NASA SBIR 2010 Solicitation
FORM B - PROPOSAL SUMMARY
||Cryogenic Systems for Sensors and Detectors
||A Cold Cycle Dilution Refrigerator for Space Applications
SMALL BUSINESS CONCERN (Firm Name, Mail Address, City/State/Zip, Phone)
1367 Camino Robles Way
San Jose, CA 95120 - 4925
PRINCIPAL INVESTIGATOR/PROJECT MANAGER (Name, E-mail, Mail Address, City/State/Zip, Phone)
1415 Engineering Drive, Rm 1339A
Madison, WI 53706 - 1607
Estimated Technology Readiness Level (TRL) at beginning and end of contract:
TECHNICAL ABSTRACT (Limit 2000 characters, approximately 200 words)
The cold cycle dilution refrigerator is a continuous refrigerator capable of cooling to temperatures below 100 mK that makes use of a novel thermal magnetic pump. The refrigerator will provide continuous cooling at temperatures below 100 mK. This technology will provide cooling for detectors on future infrared and x-ray astrophysics missions and will, in turn, enable NASA to better fulfill strategic sub-goal 3D to discover the origin, structure, evolution and destiny of the universe, and search for Earth-like planets.
POTENTIAL NASA COMMERCIAL APPLICATIONS (Limit 1500 characters, approximately 150 words)
NASA applications include cooling for space science instruments to temperatures below 1 Kelvin, which is critical for future infrared and x-ray astrophysics missions. The cutting edge in detector technology for infrared missions are cryogenic detectors, either transition edge sensor (TES) bolometers or microwave kinetic inductance detectors (MKIDs). Both detector types require operation at sub-Kelvin temperatures for the highest sensitivity applications. Future x-ray missions that include spectrometers will include microcalorimeters that also need to be cooled to temperatures below 1 K.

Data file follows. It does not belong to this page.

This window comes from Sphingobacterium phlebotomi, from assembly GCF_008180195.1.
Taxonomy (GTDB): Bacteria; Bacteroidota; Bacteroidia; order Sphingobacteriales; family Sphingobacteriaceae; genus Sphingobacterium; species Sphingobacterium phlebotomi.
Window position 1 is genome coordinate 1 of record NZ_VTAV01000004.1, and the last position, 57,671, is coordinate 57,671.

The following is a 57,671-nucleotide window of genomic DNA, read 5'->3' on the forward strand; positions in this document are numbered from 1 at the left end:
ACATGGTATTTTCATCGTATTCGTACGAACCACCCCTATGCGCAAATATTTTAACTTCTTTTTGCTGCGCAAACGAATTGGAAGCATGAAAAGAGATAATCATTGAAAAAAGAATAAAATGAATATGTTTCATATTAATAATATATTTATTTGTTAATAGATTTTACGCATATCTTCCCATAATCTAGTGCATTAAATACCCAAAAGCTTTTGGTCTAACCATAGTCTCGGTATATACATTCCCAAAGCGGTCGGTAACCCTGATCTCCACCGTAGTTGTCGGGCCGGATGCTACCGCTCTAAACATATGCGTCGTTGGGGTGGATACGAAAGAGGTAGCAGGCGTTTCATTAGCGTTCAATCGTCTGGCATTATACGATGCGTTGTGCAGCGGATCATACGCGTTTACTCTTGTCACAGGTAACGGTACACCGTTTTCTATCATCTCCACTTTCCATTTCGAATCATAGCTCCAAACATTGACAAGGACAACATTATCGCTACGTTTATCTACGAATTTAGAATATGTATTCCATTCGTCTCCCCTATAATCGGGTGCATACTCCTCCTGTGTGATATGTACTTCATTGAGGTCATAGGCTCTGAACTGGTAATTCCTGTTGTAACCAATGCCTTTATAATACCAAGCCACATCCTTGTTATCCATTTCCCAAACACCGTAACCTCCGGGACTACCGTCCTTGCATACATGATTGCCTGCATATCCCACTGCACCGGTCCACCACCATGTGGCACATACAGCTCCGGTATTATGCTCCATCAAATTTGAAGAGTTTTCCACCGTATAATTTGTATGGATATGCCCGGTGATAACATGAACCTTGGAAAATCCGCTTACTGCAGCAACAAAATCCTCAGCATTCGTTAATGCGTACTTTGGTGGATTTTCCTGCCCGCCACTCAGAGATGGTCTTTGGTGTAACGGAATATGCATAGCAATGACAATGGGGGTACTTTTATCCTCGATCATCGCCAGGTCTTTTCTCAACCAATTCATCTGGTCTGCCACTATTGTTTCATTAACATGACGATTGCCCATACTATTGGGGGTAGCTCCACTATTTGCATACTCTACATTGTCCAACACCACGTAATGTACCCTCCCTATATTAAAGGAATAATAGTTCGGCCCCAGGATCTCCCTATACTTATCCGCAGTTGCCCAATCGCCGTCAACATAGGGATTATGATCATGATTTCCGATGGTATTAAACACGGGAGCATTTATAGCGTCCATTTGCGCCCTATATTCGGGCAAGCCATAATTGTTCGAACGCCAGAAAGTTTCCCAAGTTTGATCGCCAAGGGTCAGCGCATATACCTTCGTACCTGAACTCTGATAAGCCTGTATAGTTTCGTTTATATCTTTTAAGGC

POTENTIAL NON-NASA COMMERCIAL APPLICATIONS (Limit 1500 characters, approximately 150 words)
Potential non-NASA applications include, for example, a microcalorimetry system for X-ray spectroscopy. This system would consist of the cold cycle dilution refrigerator integrated with a single pixel TES microcalorimeter. The advantages of this system would be: high resolution, low vibration, low magnetic field, and low maintenance. There are other potential applications that involve integrating a microcalorimeter-based X-ray spectrometer in scanning electron microscopy (SEM) wafer metrology for use in analysis of materials with small defects or quantitative implant metrology. Finally, X-ray microanalysis systems using superconducting detectors could serve as an alternative method to measuring substrate dopant profiles with high spatial resolution
and high precision.
TECHNOLOGY TAXONOMY MAPPING (NASA's technology taxonomy has been developed by the SBIR-STTR program to disseminate awareness of proposed and awarded R/R&D in the agency. It is a listing of over 100 technologies, sorted into broad categories, of interest to NASA.)
Form Generated on 09-03-10 12:12